Protecting historic buildings in the Black Hills

Published: Apr. 16, 2019 at 7:10 PM CDT
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Notre Dame may be far away, but we have our own historically significant buildings here in the Black Hills. If a fire were to start in any of them, how would they be protected?

In 1997 a fire destroyed the Sweeney building on the corner of 7th and Main in downtown Rapid City. Many of the buildings in that area today are part of Rapid City's Historic District. And local firefighters are well aware of the challenges that preserving older buildings can pose.

"Inherently an older building like that is much more hazardous from a manual firefighting aspect than it is in a modern building. Modern buildings have different types of construction features and carry their own risks, but the older buildings are a bit more unpredictable on whether or not they're going to stay standing," says Division Chief Tim Behlings, RCFD.

This is why it's important to implement a sprinkler system in many buildings. If it takes more time for firefighters to arrive, the sprinklers can help to keep the fire from spreading too much.

"We continue to use, exercise, fire safe practices within those buildings, try to be vigilant. There's alarm systems early notification to the fire department that there's a problem in those structures and we continue to fill the gaps, so to speak, in the city that are not currently protected," says Behlings.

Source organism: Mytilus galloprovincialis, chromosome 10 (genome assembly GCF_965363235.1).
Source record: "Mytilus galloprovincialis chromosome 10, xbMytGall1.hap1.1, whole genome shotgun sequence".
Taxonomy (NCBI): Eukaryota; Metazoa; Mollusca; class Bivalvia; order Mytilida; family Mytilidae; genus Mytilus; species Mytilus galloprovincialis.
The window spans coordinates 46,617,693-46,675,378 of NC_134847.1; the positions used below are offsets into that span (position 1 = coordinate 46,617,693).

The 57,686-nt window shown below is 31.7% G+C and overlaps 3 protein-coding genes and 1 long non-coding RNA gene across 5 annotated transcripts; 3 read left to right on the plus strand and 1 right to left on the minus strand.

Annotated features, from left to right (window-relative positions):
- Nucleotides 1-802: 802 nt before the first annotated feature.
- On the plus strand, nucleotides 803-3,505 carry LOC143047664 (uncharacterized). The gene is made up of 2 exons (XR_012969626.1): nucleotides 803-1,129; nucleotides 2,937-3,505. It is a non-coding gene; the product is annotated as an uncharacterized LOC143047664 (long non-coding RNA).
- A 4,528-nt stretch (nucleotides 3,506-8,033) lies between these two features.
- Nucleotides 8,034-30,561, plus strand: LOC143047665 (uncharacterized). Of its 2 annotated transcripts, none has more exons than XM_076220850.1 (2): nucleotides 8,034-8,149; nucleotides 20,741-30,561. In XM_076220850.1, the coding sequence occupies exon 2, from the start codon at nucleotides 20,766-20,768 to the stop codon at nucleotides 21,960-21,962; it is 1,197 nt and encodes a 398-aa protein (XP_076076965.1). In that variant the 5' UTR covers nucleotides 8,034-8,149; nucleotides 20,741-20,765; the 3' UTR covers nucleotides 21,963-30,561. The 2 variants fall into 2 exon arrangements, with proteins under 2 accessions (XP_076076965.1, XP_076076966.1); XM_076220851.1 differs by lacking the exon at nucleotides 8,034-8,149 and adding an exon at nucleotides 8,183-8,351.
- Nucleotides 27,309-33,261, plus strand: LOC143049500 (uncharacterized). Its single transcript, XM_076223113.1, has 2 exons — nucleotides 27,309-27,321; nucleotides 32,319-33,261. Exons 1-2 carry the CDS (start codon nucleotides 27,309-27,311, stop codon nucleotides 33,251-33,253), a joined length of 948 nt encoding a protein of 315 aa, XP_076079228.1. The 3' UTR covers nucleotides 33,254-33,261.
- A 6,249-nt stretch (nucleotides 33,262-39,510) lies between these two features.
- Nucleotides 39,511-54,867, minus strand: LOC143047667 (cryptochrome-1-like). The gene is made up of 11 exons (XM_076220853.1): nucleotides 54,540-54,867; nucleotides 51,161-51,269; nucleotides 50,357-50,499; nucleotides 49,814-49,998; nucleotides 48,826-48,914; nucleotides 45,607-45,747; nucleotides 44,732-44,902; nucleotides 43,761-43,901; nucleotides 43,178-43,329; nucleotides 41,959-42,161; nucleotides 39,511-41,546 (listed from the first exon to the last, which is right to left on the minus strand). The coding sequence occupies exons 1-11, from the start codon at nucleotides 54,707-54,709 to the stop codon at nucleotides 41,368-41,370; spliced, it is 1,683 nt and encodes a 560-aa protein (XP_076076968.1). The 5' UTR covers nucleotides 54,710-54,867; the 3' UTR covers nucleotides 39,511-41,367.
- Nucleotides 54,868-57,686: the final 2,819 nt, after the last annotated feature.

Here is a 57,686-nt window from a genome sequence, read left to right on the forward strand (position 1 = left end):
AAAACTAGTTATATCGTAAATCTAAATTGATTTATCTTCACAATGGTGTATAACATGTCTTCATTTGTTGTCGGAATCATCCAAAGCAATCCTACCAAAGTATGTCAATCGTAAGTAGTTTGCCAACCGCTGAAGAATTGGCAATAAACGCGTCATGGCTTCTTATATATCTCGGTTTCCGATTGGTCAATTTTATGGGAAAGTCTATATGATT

One of those buildings is the Chapel in the Hills. It's made of wood and it could take time to get to making the structure vulnerable.

Behlings says he would like to see it protected.

This would assist in the first few moments of a fire and potentially prevent a fire such as the one in 1997 at the Sweeney building. Even after such a devastating fire here, procedures are in place to restore damaged buildings.

Sarah Hanzel the staff liaison for the Historic Preservation Commission says,"We use standards for preservation to take a look at what are significant features that can be repaired and restored. Then there's a tipping point if something needs to be reconstructed. How are we doing that in such a way that is empathetic to the historic structure, but also not trying to convey a false sense of history."

The city can provide loans to building owners who want to install a sprinkler system through the Life Safety Loan Program, and nationally there is a tax incentive.

For more information, you can find the city's Life Safety Loan program

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